This is the fourth in a series related to Forisk’s 2014 forecast of softwood stumpage prices in the United States. This excerpt comes from the feature article, which includes Forisk research on foreign exchange rates and capital investments in wood-using capacity.
The world is awash in financial activity. According to the International Monetary Fund (IMF), the global gross domestic product (GDP) was $72.2 trillion in 2012, with the European Union, the United States and China accounting for $16.7 trillion, $16.2 trillion and $8.2 trillion, respectively. As a group, these three comprise nearly 57% of global GDP. Assessing the relevance of macroeconomic activity improves when we have a “feel” for the magnitude and direction of numbers such as exchange rates and economic growth. In forestry, timberland investors and forest industry executives often ask how FX can affect the imports and exports of logs and lumber, and the valuations placed on U.S. timberlands.
Current thinking takes an “asset approach” to understanding how and why exchange rates change over time. This view recognizes that currencies and exchange rates play a key role in determining the relative attractiveness of investment “assets” that may be located in different countries. For example, when U.S. investors think about buying bonds from a foreign country, they account for exchange rates, in addition to interest rates, relative to their portfolio of U.S. dollar investments. In sum, the “asset approach” says the movement of investments around the world has a powerful impact on exchange rates.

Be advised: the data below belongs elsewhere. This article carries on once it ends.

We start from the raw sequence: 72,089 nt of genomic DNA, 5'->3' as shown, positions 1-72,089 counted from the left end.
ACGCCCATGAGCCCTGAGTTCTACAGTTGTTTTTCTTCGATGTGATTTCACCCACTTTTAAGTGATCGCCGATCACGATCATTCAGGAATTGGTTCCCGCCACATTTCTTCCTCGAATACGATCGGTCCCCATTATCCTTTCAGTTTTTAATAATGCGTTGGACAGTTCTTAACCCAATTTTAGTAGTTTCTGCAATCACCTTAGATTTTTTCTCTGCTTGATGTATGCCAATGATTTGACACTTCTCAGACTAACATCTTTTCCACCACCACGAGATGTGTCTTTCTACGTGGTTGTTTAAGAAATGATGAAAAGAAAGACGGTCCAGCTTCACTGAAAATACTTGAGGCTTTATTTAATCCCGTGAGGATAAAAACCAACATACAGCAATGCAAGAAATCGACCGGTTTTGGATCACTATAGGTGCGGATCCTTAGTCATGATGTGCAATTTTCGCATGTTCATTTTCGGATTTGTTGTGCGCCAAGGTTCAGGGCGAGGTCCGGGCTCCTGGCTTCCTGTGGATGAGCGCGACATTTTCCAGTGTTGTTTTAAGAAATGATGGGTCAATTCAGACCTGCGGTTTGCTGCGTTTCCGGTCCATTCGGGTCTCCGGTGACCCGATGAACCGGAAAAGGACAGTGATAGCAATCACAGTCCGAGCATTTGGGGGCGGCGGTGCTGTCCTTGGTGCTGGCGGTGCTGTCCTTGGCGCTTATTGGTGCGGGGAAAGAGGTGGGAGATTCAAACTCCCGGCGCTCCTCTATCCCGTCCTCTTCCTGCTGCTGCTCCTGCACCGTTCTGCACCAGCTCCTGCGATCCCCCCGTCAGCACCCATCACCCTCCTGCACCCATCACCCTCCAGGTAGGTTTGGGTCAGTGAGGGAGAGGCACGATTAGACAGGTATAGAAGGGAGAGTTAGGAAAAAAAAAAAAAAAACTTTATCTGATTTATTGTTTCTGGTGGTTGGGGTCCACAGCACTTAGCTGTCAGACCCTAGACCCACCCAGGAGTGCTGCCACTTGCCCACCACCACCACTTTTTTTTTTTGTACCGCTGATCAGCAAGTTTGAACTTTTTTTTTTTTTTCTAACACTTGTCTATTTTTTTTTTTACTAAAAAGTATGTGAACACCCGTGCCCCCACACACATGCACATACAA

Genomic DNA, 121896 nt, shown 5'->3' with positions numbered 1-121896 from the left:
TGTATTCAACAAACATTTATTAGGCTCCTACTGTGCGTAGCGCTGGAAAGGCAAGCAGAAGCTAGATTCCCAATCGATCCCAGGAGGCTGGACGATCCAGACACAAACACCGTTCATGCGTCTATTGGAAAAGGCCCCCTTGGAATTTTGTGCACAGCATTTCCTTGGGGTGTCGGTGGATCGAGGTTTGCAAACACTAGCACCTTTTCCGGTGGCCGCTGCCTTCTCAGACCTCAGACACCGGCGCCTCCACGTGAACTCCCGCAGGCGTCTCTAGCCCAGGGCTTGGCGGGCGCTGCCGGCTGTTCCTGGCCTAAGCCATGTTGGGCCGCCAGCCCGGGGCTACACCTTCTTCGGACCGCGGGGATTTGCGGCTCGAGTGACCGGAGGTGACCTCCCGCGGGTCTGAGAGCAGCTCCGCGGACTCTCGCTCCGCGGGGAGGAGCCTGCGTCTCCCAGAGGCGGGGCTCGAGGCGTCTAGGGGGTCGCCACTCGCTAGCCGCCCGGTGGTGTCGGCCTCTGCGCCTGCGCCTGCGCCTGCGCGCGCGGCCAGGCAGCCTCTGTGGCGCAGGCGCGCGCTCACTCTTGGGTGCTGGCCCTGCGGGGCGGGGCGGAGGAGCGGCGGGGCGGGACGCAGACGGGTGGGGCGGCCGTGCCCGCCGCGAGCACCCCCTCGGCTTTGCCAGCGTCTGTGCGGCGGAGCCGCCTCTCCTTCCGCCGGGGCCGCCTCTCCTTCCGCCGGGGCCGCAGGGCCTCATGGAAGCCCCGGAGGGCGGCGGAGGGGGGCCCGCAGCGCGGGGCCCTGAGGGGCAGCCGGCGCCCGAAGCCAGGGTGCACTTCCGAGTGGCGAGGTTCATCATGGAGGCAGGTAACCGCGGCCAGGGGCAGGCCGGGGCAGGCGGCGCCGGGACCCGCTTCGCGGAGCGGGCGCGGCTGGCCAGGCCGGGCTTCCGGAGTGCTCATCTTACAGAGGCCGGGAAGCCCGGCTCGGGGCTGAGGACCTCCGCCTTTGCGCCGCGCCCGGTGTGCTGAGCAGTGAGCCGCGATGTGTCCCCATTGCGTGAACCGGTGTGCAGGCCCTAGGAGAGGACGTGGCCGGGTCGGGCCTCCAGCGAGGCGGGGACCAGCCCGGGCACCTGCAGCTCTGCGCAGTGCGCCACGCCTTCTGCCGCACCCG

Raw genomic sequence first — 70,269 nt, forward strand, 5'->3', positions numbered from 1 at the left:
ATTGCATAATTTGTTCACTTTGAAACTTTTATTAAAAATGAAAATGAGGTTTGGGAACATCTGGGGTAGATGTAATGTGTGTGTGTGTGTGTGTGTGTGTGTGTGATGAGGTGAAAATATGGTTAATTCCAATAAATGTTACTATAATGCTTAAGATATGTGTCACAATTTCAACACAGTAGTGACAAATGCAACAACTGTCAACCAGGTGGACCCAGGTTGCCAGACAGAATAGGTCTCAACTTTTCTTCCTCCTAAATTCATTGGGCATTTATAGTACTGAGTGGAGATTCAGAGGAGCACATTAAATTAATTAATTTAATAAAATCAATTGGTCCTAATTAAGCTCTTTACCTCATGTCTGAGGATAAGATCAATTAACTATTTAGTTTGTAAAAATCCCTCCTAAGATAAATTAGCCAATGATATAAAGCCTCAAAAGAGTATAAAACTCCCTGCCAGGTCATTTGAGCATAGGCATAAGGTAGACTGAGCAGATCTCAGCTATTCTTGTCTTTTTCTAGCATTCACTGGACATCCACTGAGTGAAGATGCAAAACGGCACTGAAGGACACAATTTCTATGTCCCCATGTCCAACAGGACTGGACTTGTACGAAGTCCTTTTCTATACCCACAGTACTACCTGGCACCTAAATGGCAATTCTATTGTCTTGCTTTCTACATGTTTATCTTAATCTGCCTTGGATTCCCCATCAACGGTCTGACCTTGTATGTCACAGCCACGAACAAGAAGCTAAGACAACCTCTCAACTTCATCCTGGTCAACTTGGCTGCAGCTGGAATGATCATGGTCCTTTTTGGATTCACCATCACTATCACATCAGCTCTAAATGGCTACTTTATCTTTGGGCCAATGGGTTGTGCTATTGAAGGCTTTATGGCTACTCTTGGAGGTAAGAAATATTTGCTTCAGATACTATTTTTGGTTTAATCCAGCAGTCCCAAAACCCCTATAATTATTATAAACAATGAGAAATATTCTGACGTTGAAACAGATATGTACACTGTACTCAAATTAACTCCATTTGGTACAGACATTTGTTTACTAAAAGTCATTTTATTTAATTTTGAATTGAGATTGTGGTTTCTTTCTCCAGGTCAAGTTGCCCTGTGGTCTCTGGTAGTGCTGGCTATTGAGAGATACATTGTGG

The other primary way to understand exchange rates takes a “goods market” approach, which argues that floating currencies tend to adjust with trade balances. In 1973, when the U.S. abandoned the gold standard, many economists believed that the exchange rate would adjust and balance the trade of goods and services across the industrialized world. It turns out this “goods market” approach was too simplistic. Goods and services account for less than 5% of the trading volume in foreign exchange; the bulk comes through transactions driven by investment activity and speculation. In other words, global investment activity drives exchange rate changes more than do spending on “goods” and services such cashmere sweaters and Club Med vacations.
To take a closer look at potential FX influences on timber and timberland markets, we worked with Dr. Jack Lutz of the Forest Research Group to evaluate the relationships between exchange rates and U.S. timber and log prices over time to highlight areas of relevance (and irrelevance). Our research highlights three key points: (1) U.S. domestic softwood log and timber prices are strongly correlated, (2) large economy exchange rates largely track each other relative to the U.S. dollar, and (3) U.S. economic factors are more relevant to domestic log and timber prices than exchange rates.
To learn more about the 2014 Forisk Forecast or Forisk’s market-specific forecasts of softwood and hardwood stumpage and delivered prices tailored to individual wood-using facilities or timberland ownerships in the US, contact Brooks Mendell at email@example.com, 770.725.8447.